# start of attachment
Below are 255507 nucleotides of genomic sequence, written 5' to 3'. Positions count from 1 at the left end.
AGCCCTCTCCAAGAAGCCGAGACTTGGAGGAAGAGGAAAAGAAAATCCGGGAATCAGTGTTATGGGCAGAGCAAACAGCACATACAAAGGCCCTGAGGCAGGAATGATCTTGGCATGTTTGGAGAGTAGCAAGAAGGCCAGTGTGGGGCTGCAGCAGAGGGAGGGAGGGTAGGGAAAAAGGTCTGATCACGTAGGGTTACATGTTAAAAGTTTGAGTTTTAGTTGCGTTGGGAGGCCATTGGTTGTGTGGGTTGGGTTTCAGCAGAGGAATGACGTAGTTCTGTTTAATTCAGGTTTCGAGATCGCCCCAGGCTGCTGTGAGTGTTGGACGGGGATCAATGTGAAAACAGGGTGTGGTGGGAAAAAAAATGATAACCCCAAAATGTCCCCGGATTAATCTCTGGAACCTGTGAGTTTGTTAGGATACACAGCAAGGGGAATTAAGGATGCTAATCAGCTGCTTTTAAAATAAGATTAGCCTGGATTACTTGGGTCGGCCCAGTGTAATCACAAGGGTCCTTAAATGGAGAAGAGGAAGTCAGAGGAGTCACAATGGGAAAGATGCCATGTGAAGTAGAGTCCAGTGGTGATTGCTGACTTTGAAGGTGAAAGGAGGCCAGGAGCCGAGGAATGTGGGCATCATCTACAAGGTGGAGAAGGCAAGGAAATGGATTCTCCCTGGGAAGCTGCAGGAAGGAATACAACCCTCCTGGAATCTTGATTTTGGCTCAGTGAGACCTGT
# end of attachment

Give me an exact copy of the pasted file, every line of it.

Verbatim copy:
Below are 255507 nucleotides of genomic sequence, written 5' to 3'. Positions count from 1 at the left end.
AGCCCTCTCCAAGAAGCCGAGACTTGGAGGAAGAGGAAAAGAAAATCCGGGAATCAGTGTTATGGGCAGAGCAAACAGCACATACAAAGGCCCTGAGGCAGGAATGATCTTGGCATGTTTGGAGAGTAGCAAGAAGGCCAGTGTGGGGCTGCAGCAGAGGGAGGGAGGGTAGGGAAAAAGGTCTGATCACGTAGGGTTACATGTTAAAAGTTTGAGTTTTAGTTGCGTTGGGAGGCCATTGGTTGTGTGGGTTGGGTTTCAGCAGAGGAATGACGTAGTTCTGTTTAATTCAGGTTTCGAGATCGCCCCAGGCTGCTGTGAGTGTTGGACGGGGATCAATGTGAAAACAGGGTGTGGTGGGAAAAAAAATGATAACCCCAAAATGTCCCCGGATTAATCTCTGGAACCTGTGAGTTTGTTAGGATACACAGCAAGGGGAATTAAGGATGCTAATCAGCTGCTTTTAAAATAAGATTAGCCTGGATTACTTGGGTCGGCCCAGTGTAATCACAAGGGTCCTTAAATGGAGAAGAGGAAGTCAGAGGAGTCACAATGGGAAAGATGCCATGTGAAGTAGAGTCCAGTGGTGATTGCTGACTTTGAAGGTGAAAGGAGGCCAGGAGCCGAGGAATGTGGGCATCATCTACAAGGTGGAGAAGGCAAGGAAATGGATTCTCCCTGGGAAGCTGCAGGAAGGAATACAACCCTCCTGGAATCTTGATTTTGGCTCAGTGAGACCTGT